1. Your students can log on for free. If you keep your lessons short, you can also use Zoom for free. However, you will find that the Zoom professional account pays for itself over and over, not just in online classes, but online meetings and private sessions.

2. Once you have an account, you simply go to the Meetings section and set up your classes as Meetings. You send your registered students a link to the class. Day of the class, you log on and they join you.

But first - Your class

Choose a time that works for you. I chose 11 AM ET because it reaches people on both East and West Coast. It’s a bit challenging for the Europeans and totally impossible for the Asian/Pacific nations (although folks have tried.) You need to think about who your audience is and choose your time accordingly. I offer the class four weeks on, two weeks off (more or less).
While it is true that if you build it they will come, you need to build it. I’ve been teaching online for almost three years, have a 4000 person mailing list, and I have a whole page on my website dedicated to online classes. In addition, I send out email newsletters and then reminders to people who have registered in the past. I still only get about a 12-16 people each segment. If you want this to be the road to big bucks, then you have to make an equal amount of investment of time, advertising, etc. A dozen people make me very happy because I’m still learning how to pay attention to that many postage sized people rolling around on my screen. I want to be able to actually be present in case someone is stuck, using the wrong leg, or going off on a somatic tangent that doesn’t serve their learning. Besides, the bottom half of me is in sweats and fuzzy slippers!
There are probably easier ways to make money, but it is so rewarding to have someone living without access to a teacher in their town thank me for this work, or for a practitioner to tell me this is the only time they can get down on the floor. It’s not just about the money.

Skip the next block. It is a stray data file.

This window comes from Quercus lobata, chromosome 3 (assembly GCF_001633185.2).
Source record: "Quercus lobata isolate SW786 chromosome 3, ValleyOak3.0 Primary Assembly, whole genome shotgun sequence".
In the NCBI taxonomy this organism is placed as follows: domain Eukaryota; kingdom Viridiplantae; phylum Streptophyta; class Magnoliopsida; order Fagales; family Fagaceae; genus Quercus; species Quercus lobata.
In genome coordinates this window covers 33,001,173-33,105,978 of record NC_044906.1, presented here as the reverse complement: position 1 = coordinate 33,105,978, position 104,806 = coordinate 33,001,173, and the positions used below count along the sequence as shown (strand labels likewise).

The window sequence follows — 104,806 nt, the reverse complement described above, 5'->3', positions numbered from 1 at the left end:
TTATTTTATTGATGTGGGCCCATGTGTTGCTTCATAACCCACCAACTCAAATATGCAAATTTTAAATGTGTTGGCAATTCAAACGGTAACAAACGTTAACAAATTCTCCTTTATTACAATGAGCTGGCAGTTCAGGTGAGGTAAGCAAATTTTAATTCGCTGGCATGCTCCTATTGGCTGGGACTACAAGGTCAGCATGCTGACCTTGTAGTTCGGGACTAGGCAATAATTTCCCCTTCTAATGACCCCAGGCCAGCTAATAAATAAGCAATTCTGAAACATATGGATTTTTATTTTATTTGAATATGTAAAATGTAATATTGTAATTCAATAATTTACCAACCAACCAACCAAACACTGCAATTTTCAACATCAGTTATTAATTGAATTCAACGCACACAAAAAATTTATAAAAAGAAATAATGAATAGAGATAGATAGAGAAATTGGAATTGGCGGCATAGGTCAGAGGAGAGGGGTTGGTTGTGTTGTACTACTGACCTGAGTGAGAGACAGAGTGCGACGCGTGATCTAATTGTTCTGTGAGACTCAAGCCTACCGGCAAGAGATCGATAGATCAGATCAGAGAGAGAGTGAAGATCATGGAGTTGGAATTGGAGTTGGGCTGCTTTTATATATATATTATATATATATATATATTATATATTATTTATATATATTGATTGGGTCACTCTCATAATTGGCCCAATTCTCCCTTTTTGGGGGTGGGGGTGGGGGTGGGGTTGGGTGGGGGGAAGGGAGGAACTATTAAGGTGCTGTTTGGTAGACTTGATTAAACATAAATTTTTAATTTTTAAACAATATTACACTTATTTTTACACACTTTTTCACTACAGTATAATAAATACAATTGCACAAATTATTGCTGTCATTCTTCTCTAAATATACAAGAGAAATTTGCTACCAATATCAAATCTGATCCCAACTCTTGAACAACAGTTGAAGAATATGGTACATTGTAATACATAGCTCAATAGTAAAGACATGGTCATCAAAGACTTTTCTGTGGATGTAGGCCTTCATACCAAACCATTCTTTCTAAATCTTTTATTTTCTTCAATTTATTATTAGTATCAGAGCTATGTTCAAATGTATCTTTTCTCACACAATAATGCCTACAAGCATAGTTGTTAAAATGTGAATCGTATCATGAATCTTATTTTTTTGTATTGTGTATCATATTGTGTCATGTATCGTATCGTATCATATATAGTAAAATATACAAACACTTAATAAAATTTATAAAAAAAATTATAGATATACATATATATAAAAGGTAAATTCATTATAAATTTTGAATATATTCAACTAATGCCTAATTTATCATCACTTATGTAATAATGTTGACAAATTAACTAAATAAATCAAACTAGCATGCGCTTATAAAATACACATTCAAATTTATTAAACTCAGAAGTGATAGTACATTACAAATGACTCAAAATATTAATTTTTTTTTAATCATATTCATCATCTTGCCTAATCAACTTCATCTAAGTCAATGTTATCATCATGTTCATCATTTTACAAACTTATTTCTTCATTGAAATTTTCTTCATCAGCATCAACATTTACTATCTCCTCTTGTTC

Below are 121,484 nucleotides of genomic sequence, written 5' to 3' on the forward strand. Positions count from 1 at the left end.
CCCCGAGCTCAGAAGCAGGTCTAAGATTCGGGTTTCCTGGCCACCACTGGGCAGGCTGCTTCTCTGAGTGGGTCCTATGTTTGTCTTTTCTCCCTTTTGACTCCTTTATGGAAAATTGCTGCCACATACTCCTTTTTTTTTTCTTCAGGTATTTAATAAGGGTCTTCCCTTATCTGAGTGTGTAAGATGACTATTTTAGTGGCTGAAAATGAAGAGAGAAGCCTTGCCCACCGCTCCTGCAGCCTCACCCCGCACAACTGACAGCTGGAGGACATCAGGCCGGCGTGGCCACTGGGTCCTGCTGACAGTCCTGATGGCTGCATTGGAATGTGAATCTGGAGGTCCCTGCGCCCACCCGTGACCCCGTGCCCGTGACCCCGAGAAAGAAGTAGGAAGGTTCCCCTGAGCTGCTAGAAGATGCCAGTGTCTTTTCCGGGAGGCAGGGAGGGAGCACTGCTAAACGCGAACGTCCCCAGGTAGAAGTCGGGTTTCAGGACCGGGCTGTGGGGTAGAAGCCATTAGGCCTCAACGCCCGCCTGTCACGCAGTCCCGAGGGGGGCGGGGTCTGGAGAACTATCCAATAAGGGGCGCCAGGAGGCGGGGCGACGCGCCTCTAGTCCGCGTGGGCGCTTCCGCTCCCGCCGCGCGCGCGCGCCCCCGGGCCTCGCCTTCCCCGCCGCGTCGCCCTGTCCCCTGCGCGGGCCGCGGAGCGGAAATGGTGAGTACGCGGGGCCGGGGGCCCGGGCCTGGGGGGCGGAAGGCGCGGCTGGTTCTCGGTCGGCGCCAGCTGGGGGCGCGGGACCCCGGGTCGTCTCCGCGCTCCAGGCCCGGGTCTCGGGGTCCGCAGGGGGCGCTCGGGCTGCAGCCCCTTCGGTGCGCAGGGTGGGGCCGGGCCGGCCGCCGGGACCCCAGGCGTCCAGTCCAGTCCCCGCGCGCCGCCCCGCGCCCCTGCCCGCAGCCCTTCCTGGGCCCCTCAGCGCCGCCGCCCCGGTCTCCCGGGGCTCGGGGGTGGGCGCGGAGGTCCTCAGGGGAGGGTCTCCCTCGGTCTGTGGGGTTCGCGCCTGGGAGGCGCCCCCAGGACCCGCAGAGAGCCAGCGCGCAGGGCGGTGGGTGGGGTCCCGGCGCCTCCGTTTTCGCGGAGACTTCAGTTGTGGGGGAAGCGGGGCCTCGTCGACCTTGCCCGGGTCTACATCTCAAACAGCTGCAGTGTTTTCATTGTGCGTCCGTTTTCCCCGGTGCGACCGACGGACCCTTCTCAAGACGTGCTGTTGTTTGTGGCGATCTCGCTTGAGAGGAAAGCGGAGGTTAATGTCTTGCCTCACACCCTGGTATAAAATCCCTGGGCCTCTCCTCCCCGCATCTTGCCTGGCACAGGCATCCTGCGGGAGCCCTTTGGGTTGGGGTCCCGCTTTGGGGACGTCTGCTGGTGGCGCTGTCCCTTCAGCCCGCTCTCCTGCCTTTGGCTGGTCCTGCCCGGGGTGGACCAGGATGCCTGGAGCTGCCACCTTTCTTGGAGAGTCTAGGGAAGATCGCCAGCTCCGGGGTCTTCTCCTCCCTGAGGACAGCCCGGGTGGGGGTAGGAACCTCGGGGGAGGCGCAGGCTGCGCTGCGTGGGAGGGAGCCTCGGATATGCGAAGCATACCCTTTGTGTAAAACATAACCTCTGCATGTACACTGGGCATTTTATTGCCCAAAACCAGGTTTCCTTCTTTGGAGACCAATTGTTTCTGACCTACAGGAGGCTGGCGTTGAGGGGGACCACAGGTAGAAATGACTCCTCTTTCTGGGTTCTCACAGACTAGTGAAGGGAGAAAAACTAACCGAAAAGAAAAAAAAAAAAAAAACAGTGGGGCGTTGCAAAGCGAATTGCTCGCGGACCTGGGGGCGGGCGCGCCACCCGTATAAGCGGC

I have a built-in shopping module on my website, Woo Commerce, which integrates Paypal and Stripe, a credit card service. You can start simply, by just using Paypal. Sometimes people have difficulty using their credit cards with Paypal, so you may sometimes have to walk people through it. Once I receive a notice that someone has registered, I send them a welcome email with Zoom instructions. I’m told there’s a way to automate all this, and if I increase my class size, I just might do that.
Preparing for the Class
A day before, I send all registrants a Zoom link. I taught classes for two years before I learned that you can set up your class as repeating and that the link is the same each week!
The email also asks those who will miss class to let me know, a reminder that I will be
on 10 minutes early for any issues, and my phone # in case there are problems. I make sure I have my lesson – either notes, or my plan ready. That extra 10 minutes is crucial for you as well. Sometimes the video won’t go on and you have to reboot. Or you’ll find that the link is corrupt and you have to re-send invites. Logging on 10 minutes early saves a lot of anxiety as class time nears. A glass of water is also good because you never know when your throat will go dry. When new people log on, we spend time organizing the mat and the camera so I can see as much as possible. Some people’s situation creates limited viewing possibility – so we do our best. One time I was teaching a lesson and noticed that one of my students was crammed into a tight spot. “Are you in a closet?” I asked. “My bathroom!” she replied. It turned out her husband was having a meeting in the living room. I was glad I hadn’t planned a rolling lesson for that day.